The Rose Gaming Resort, a nearly $400 million undertaking in Prince William County, Va., southwest of the nation’s capital, is officially under construction.
Colonial Downs Group is behind the $389 million gaming resort in Dumfries that will replace a landfill that’s been operational for the past 37 years. The Potomac Landfill, located along I-95, accepted its final truckload January 28.
The Potomac Landfill has served the region as a construction waste dump. Over the years, the pile has grown into a hill some 230 feet high.
It’s bittersweet,” Phil Peet, president of the Potomac Landfill, told WUSA9. “People worked every day and raised their families on the income that they earned by taking someone else’s waste and putting it in the ground.”
Those days for Peet and the 15-person staff at the landfill are finished. The longtime eyesore ever-rising above Dumfries will soon become home to The Rose Gaming Resort.
History Fuels Future
The Rose Gaming Resort blueprint places a new hotel and casino complex on the landfill. The property is to include 305 guestrooms, eight restaurants, conference and meeting facilities, and approximately 50,000 square feet of gaming space.
The resort will be situated at the base of the former landfill. The remaining land will be turned into a recreational park measuring some 79 acres.
Colonial Downs Group, which owns and operates Rosie’s Gaming Emporiums in New Kent, Vinton, Richmond, Hampton, Collinsville, and Dumfries, is betting big on Virginia’s emerging gaming industry. Colonial Downs, an entity controlled by casino and hospitality firm Peninsula Pacific Entertainment (P2E) in California, is using historical horse racing machines to its advantage.
P2E in 2018 agreed to purchase the shuttered Colonial Downs Racetrack for $20 million. But a stipulation of the acquisition was that Virginia would allow P2E and its newly formed Colonial Downs Group to operate historical horse racing (HHR) machines at the track, as well as at satellite locations.
HHR terminals mimic traditional casino slot machines, but are actually electronic pari-mutuel wagering networks. The result of each play is not random, like a slot machine, but instead dependent on the outcome of a previously run horse race and the odds experienced on that race day.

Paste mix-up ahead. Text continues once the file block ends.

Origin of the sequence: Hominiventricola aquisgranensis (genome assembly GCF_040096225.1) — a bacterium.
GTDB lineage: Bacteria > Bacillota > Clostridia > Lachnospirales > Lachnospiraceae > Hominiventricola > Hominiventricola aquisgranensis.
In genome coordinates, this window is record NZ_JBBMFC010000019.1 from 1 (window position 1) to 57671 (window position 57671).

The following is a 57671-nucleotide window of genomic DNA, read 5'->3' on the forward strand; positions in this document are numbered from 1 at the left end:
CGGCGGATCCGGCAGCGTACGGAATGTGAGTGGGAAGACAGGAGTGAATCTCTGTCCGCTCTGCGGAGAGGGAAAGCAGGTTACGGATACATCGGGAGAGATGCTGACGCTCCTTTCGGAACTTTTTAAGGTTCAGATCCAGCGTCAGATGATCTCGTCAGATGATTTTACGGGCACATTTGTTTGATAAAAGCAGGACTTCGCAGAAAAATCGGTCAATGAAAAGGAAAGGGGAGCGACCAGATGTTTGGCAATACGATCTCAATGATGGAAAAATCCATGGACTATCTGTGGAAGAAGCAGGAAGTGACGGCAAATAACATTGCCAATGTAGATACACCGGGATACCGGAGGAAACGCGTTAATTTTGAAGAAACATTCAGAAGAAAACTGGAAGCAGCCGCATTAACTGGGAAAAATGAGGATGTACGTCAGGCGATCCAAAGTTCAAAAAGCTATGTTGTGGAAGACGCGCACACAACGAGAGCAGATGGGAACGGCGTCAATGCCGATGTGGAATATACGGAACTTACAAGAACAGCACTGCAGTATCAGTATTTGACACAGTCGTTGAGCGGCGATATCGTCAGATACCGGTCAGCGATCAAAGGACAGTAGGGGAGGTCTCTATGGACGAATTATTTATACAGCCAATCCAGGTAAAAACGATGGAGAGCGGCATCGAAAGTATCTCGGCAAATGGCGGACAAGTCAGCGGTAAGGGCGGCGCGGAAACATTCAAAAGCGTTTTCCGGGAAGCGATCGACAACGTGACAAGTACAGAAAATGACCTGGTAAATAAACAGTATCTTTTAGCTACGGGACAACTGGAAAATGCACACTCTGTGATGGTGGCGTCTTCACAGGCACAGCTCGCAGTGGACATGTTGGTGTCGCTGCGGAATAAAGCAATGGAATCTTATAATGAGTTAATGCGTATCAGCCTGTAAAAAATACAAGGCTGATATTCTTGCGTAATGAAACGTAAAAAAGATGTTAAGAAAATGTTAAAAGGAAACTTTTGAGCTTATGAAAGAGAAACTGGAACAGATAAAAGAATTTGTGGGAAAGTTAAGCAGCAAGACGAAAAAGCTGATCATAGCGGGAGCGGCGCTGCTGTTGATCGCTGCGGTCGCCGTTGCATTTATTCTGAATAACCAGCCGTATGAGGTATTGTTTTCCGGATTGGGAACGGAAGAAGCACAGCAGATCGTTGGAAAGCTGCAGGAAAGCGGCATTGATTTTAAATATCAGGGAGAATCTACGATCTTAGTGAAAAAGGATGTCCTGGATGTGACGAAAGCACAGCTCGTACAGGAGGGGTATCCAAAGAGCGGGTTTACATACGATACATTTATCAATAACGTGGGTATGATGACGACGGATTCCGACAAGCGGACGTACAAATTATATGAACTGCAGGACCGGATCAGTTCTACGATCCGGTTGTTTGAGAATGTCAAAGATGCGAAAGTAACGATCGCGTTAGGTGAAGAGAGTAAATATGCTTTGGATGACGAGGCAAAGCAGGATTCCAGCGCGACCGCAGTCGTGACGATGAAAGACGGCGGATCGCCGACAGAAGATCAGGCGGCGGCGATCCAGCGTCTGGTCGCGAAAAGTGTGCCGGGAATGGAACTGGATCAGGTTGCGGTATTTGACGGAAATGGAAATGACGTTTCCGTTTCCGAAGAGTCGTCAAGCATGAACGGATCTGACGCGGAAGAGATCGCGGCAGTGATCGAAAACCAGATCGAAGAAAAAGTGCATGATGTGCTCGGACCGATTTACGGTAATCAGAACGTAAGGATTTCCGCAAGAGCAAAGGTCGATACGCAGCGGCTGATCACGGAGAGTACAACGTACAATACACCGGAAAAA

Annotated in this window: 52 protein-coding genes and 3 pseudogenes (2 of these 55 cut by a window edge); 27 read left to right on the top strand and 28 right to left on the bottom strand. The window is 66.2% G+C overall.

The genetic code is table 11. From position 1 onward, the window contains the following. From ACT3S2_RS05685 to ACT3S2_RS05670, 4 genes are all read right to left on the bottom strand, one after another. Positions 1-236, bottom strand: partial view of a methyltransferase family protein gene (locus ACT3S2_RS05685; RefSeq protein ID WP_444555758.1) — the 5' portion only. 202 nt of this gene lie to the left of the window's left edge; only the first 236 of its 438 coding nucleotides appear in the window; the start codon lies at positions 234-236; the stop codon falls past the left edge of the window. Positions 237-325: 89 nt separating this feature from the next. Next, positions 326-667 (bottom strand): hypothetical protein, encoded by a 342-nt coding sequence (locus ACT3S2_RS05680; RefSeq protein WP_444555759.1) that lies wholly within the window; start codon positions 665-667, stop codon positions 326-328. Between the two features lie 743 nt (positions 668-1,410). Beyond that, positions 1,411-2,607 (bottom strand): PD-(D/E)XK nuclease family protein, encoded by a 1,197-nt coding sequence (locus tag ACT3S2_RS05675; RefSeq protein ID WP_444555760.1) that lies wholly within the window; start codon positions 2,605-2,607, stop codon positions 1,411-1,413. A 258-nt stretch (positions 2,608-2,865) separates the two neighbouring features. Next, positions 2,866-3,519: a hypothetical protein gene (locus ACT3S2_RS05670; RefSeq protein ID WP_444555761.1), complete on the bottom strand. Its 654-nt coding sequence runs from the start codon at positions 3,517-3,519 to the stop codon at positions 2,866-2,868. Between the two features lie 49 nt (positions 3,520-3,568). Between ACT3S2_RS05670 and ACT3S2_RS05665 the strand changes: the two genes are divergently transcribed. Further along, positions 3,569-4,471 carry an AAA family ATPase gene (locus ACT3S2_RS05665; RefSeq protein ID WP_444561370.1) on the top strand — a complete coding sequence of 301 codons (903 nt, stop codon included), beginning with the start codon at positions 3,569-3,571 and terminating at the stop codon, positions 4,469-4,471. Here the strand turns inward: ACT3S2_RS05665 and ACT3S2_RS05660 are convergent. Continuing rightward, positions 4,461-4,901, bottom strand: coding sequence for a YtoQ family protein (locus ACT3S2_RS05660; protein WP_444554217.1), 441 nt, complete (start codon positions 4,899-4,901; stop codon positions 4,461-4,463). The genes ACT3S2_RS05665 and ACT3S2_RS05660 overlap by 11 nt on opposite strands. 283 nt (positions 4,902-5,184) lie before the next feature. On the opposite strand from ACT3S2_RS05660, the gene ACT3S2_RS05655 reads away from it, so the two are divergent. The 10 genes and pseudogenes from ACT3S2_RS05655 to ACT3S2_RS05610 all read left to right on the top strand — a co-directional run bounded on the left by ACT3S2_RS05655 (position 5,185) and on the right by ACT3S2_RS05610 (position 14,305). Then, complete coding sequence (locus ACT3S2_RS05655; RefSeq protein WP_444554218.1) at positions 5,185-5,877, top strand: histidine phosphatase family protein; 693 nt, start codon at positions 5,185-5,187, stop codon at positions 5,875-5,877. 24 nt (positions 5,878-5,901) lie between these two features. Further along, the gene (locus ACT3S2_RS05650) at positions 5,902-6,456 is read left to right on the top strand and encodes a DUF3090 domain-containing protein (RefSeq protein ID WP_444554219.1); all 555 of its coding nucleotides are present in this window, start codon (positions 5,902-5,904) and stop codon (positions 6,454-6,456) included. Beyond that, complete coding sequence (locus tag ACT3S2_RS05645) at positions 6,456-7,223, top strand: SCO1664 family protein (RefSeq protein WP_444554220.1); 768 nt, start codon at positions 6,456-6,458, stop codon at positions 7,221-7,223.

Peninsula Pacific was recently dealt two major election blows.
Voters in Richmond, Va., last November rejected a casino pitch P2E was part of by a slim majority. P2E was partnered with Urban One on a $565 million project called ONE Casino + Resort. But Richmond voters said no to the proposition.
Last month, voters in Louisiana’s St. Tammany Parish rejected a proposed $325 million development from P2E called Camellia Bay Resort. P2E was seeking to relocate its Louisiana gaming license from Bossier City to the north of New Orleans in Slidell.
With Richmond and Slidell a no-go, of the three projects P2E hoped to develop in 2022, only The Rose in Dumfries is moving forward. But with the DC metro less than 30 miles away, P2E is excited to capitalize off of the affluent region.
Officials in Dumfries and surrounding towns hope The Rose will keep some of the estimated $350 million in annual gaming revenue from Northern Virginia that is currently flowing across the Potomac River to MGM National Harbor in Maryland.
Four commercial casinos with traditional slot machines and table games, as well as sports betting, are in development in Virginia. But the northernmost casino project is currently in Norfolk. Richmond continues to debate its next steps regarding its unissued casino license.
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- $400 Million
- Gaming Industry
- Horse racing
- New Orleans
- Sports Betting
- table games
- traditional casino